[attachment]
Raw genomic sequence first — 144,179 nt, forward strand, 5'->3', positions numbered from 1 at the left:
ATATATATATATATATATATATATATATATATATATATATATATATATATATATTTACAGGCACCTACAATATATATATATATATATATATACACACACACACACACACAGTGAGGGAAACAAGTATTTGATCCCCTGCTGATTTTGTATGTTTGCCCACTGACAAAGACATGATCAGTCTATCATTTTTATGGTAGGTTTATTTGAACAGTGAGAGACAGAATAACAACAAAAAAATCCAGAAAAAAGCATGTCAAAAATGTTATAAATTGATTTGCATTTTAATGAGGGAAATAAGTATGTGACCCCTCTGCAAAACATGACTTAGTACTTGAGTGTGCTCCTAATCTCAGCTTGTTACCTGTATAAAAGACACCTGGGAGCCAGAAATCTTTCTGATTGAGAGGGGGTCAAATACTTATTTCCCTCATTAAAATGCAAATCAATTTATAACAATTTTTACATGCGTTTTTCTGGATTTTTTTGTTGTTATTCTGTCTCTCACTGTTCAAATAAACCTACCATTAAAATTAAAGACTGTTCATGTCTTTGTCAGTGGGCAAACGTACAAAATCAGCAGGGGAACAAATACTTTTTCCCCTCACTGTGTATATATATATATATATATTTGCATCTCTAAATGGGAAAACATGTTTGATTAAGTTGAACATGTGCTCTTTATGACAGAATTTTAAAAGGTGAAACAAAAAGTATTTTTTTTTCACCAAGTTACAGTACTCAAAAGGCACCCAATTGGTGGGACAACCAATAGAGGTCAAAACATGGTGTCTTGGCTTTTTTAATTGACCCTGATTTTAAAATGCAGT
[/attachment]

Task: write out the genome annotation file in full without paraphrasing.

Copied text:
Raw genomic sequence first — 144,179 nt, forward strand, 5'->3', positions numbered from 1 at the left:
ATATATATATATATATATATATATATATATATATATATATATATATATATATATTTACAGGCACCTACAATATATATATATATATATATATACACACACACACACACACAGTGAGGGAAACAAGTATTTGATCCCCTGCTGATTTTGTATGTTTGCCCACTGACAAAGACATGATCAGTCTATCATTTTTATGGTAGGTTTATTTGAACAGTGAGAGACAGAATAACAACAAAAAAATCCAGAAAAAAGCATGTCAAAAATGTTATAAATTGATTTGCATTTTAATGAGGGAAATAAGTATGTGACCCCTCTGCAAAACATGACTTAGTACTTGAGTGTGCTCCTAATCTCAGCTTGTTACCTGTATAAAAGACACCTGGGAGCCAGAAATCTTTCTGATTGAGAGGGGGTCAAATACTTATTTCCCTCATTAAAATGCAAATCAATTTATAACAATTTTTACATGCGTTTTTCTGGATTTTTTTGTTGTTATTCTGTCTCTCACTGTTCAAATAAACCTACCATTAAAATTAAAGACTGTTCATGTCTTTGTCAGTGGGCAAACGTACAAAATCAGCAGGGGAACAAATACTTTTTCCCCTCACTGTGTATATATATATATATATATTTGCATCTCTAAATGGGAAAACATGTTTGATTAAGTTGAACATGTGCTCTTTATGACAGAATTTTAAAAGGTGAAACAAAAAGTATTTTTTTTTCACCAAGTTACAGTACTCAAAAGGCACCCAATTGGTGGGACAACCAATAGAGGTCAAAACATGGTGTCTTGGCTTTTTTAATTGACCCTGATTTTAAAATGCAGT